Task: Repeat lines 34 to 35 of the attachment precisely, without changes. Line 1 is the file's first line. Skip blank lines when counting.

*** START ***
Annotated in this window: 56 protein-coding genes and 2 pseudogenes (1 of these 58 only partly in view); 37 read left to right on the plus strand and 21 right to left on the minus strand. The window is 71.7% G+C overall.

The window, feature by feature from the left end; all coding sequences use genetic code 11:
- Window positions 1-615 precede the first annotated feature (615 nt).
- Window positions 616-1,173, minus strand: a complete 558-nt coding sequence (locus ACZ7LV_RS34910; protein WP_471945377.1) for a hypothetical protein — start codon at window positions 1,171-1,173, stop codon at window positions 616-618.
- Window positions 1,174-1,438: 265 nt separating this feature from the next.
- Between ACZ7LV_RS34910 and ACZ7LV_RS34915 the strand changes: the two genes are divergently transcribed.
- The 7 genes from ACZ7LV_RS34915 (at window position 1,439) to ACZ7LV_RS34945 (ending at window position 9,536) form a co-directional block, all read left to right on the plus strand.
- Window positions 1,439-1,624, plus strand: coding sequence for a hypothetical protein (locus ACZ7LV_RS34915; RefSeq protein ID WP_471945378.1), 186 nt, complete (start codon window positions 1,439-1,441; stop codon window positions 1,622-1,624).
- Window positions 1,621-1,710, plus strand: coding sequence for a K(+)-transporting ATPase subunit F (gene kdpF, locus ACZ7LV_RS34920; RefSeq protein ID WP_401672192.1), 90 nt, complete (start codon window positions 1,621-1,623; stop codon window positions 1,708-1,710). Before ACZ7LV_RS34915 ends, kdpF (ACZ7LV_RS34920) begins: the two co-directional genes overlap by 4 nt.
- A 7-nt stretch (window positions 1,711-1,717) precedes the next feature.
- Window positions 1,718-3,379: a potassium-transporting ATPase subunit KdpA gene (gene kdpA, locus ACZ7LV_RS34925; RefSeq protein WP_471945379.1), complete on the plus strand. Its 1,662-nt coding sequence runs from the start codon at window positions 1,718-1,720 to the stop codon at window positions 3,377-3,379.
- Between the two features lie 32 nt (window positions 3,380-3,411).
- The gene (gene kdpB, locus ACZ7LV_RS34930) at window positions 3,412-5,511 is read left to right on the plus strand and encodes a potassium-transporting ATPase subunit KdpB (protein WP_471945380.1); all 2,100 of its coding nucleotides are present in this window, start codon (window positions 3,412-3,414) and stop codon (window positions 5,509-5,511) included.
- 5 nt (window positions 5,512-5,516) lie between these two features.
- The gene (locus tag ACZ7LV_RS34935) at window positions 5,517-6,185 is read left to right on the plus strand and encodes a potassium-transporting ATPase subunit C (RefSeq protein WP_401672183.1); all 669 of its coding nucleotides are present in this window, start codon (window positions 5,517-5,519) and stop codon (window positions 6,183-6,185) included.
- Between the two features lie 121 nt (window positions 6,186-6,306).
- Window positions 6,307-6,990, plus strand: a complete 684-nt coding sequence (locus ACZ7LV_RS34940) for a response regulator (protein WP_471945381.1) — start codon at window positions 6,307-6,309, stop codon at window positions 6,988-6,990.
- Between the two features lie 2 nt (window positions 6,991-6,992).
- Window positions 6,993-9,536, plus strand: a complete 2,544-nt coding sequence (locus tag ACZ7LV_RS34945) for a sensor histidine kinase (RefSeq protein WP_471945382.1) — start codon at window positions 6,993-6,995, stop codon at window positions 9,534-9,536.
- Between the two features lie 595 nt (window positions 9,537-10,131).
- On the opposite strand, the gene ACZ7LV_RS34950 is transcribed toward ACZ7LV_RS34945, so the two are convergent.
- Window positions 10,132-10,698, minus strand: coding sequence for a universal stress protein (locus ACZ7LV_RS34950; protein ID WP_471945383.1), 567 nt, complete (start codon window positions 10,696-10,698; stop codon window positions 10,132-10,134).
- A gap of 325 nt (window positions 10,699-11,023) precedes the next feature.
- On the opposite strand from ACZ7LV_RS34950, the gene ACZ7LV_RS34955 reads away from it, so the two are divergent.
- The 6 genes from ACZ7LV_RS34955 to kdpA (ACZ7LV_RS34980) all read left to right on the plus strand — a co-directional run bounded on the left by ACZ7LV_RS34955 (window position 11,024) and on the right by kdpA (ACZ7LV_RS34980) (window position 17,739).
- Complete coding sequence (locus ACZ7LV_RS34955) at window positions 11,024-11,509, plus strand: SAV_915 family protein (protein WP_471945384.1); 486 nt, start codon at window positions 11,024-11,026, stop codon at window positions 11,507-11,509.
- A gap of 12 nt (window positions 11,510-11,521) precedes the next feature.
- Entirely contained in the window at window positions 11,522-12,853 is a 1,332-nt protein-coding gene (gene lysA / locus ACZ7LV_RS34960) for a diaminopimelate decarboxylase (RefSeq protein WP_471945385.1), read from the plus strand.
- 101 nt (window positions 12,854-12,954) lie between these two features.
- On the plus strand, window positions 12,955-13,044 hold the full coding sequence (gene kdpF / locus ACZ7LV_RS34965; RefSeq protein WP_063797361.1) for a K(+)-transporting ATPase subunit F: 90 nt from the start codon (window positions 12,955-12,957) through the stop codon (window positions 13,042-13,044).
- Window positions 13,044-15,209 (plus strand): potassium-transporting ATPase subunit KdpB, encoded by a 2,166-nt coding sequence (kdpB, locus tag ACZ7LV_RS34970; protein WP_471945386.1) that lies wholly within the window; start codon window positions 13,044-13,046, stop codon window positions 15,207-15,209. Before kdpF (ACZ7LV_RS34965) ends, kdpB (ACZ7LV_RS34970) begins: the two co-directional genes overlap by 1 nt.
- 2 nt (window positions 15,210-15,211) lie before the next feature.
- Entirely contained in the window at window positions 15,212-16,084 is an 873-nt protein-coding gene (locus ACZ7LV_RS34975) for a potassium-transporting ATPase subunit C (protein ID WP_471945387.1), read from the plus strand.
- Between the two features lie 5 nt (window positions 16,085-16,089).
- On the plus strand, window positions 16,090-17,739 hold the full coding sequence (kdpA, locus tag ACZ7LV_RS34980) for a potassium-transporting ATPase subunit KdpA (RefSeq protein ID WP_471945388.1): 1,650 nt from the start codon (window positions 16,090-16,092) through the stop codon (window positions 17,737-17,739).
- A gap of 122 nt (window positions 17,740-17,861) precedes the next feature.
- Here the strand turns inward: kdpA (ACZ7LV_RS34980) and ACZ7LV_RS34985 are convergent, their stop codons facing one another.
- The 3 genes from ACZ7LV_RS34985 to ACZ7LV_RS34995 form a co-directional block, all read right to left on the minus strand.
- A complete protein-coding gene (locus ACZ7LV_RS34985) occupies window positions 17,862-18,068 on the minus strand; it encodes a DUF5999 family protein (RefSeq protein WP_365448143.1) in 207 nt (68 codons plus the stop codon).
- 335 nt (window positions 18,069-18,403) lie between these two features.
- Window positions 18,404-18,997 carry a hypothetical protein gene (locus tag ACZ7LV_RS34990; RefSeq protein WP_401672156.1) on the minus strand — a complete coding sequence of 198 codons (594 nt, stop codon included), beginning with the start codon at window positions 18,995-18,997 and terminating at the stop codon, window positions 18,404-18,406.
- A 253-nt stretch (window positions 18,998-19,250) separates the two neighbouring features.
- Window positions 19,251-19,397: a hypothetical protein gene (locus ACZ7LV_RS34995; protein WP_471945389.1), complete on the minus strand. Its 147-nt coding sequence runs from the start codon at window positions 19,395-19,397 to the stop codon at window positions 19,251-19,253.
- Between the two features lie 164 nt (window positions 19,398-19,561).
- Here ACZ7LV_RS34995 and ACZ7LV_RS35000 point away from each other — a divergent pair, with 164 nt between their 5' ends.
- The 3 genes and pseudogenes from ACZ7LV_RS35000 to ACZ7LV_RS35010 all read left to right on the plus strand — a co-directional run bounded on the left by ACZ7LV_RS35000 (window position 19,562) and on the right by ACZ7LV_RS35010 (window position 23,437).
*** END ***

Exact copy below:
- Between the two features lie 5 nt (window positions 16,085-16,089).
- On the plus strand, window positions 16,090-17,739 hold the full coding sequence (kdpA, locus tag ACZ7LV_RS34980) for a potassium-transporting ATPase subunit KdpA (RefSeq protein ID WP_471945388.1): 1,650 nt from the start codon (window positions 16,090-16,092) through the stop codon (window positions 17,737-17,739).